*Shannon Airport. 

SHANNON AIRPORT is the strongest location for the establishment of an Irish Air Policing Fighter Squadron, retired members of the Irish Defence Forces have argued.

In a new proposal, Brigadier General Ger Aherne (Retd) and Lieutenant Colonel Jim Lynott (Air Corps Pilot Retired) have put forward the case for Shannon Airport to be better utilised to station Irish intercept aircraft.

Ireland’s national security indifference has “alarmed” EU and international partners, they stated “directly threatens their national security, most especially Europe’s. Historically, Ireland believed its geography on the periphery of Europe was a defence against malign attack. Not anymore. Ireland’s positioning controls the western air and sea approaches to Europe, avenues of approach for potential malign air and sea belligerents. Many undersea cables connecting the world pass under Irish waters”. They flagged that Ireland is one of the richest economies in Europe.

An approximate 1.2m flights pass through Irish airspace on an annual basis equating at 80 percent of trans-Atlantic flights.

National air sovereignty is not protected despite the fact that “85% of all transatlantic flights enter and pay a navigation charge to transit Ireland’s airspace,” they claimed. Primary radar miliary specification detection, air intercept capability and communications capability for high level decision making are viewed as the basic requirements to protect national air sovereignty.

They added, “Ireland is the only country on Europe’s West Atlantic frontier not possessing primary military radar and QRA capabilities This is a worrying gap in Western European airspace monitoring and air security”. On Europe’s western flank, Norway, United Kingdom, France, Spain, Portugal and Iceland, possess sizeable air policing capabilities with primary military radar and Quick Reaction Alert (QRA) aircraft.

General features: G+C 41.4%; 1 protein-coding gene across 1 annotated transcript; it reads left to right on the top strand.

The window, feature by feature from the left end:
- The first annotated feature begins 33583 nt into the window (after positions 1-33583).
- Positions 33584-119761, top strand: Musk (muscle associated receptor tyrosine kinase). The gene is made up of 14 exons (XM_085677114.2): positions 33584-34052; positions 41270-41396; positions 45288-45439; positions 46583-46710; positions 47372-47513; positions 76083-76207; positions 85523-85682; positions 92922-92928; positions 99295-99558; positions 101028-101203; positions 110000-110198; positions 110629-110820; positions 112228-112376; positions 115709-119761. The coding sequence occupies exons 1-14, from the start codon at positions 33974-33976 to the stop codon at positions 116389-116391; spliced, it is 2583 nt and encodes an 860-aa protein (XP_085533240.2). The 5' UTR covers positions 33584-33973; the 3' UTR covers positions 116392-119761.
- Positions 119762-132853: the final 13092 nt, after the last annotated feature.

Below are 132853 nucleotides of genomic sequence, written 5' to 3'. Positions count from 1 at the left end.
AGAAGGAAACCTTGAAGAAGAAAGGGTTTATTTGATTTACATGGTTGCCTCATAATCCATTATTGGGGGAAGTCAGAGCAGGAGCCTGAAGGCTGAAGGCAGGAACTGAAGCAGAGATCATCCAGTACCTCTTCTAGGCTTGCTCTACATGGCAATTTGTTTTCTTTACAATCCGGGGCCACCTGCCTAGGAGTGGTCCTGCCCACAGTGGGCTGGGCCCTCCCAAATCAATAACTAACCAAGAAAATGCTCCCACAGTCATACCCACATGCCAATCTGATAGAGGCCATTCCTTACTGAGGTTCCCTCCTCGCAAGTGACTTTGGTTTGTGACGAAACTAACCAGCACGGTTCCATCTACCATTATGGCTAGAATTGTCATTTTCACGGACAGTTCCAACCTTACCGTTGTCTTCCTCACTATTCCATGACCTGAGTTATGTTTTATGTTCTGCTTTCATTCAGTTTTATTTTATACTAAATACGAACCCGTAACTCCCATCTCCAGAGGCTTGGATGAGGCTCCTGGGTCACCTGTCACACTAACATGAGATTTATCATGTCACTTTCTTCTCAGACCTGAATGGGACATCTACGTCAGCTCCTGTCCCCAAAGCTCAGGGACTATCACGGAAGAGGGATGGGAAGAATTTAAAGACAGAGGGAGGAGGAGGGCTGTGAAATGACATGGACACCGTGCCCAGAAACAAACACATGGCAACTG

Presently, Ireland does not have a meaningful air policing capability but must develop one rapidly, Aherne and Lynott stated. “For Ireland to acquire that capability would entail an initial capital cost €350m to purchase the aircraft and an annual crewing and maintenance cost of €20m”.

Air policing typically consists of four key elements intercept aircraft, rapid response, situational awareness and command/control systems support. The current air policing capability in Ireland is “token” in their view. “Ireland has no effective primary radar with no capability to monitor its sovereign airspace. European countries of Ireland’s size, Finland, Norway, Denmark, Austria possess comprehensive ‘full’ air defence with large fleets of 4th/5th Generation fighter aircraft.

Ger Aherne.

“Any Irish air policing aircraft should be stationed along our west coast to launch into the most likely approach paths of rogue or unidentified aircraft, namely from the west and northwest approaches. This makes Shannon Airport the best operationally appropriate location to station Irish intercept aircraft”.